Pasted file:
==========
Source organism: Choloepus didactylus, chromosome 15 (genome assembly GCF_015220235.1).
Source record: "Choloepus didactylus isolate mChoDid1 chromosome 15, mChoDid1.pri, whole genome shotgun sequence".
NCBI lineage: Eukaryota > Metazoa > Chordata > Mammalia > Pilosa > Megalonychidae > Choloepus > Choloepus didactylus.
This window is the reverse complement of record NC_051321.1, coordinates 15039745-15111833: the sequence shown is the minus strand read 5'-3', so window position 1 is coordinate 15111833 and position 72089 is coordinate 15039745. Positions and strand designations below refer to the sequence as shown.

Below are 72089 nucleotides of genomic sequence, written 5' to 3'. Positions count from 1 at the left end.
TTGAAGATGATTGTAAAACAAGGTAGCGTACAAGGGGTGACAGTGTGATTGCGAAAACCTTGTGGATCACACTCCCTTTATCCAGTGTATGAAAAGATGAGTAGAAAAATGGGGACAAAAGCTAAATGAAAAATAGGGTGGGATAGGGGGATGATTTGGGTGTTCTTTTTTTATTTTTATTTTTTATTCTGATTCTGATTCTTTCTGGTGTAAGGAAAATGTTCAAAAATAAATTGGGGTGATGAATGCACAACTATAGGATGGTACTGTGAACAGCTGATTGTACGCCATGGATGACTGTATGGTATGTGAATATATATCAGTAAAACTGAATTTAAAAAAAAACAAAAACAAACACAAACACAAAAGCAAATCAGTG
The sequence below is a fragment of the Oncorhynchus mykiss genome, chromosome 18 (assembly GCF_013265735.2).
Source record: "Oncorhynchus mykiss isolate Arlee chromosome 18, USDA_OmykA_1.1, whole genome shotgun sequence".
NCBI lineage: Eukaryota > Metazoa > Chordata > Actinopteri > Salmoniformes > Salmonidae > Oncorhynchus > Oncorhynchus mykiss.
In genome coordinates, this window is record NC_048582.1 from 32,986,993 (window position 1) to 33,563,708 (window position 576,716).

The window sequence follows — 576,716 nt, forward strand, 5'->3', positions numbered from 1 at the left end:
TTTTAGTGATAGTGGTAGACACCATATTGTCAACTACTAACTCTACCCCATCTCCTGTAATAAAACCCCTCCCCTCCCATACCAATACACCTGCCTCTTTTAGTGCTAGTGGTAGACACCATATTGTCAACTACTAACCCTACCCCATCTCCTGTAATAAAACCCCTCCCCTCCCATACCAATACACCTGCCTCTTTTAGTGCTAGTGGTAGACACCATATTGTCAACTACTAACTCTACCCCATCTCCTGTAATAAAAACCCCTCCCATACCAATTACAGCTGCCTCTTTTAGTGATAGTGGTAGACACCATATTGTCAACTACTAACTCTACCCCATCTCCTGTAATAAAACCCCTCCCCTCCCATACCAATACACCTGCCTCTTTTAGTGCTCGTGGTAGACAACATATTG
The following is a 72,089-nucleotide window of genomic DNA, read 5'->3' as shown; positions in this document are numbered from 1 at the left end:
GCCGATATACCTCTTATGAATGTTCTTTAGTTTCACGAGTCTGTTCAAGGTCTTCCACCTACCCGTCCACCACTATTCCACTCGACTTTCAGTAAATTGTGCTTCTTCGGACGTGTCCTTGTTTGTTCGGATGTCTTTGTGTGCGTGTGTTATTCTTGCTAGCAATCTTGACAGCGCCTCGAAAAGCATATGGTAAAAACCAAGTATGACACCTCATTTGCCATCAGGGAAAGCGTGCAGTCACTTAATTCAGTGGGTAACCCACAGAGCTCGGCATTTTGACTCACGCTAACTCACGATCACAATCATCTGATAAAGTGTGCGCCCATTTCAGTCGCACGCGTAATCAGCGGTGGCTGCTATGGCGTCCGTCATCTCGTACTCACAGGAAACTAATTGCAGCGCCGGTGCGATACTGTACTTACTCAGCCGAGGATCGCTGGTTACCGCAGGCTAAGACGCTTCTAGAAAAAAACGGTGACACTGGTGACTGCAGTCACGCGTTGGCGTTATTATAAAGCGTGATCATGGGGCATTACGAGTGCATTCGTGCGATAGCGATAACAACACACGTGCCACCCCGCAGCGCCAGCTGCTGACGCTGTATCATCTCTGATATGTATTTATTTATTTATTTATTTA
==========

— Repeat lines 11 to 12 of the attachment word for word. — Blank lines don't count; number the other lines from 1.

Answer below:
The window sequence follows — 576,716 nt, forward strand, 5'->3', positions numbered from 1 at the left end:
TTTTAGTGATAGTGGTAGACACCATATTGTCAACTACTAACTCTACCCCATCTCCTGTAATAAAACCCCTCCCCTCCCATACCAATACACCTGCCTCTTTTAGTGCTAGTGGTAGACACCATATTGTCAACTACTAACCCTACCCCATCTCCTGTAATAAAACCCCTCCCCTCCCATACCAATACACCTGCCTCTTTTAGTGCTAGTGGTAGACACCATATTGTCAACTACTAACTCTACCCCATCTCCTGTAATAAAAACCCCTCCCATACCAATTACAGCTGCCTCTTTTAGTGATAGTGGTAGACACCATATTGTCAACTACTAACTCTACCCCATCTCCTGTAATAAAACCCCTCCCCTCCCATACCAATACACCTGCCTCTTTTAGTGCTCGTGGTAGACAACATATTG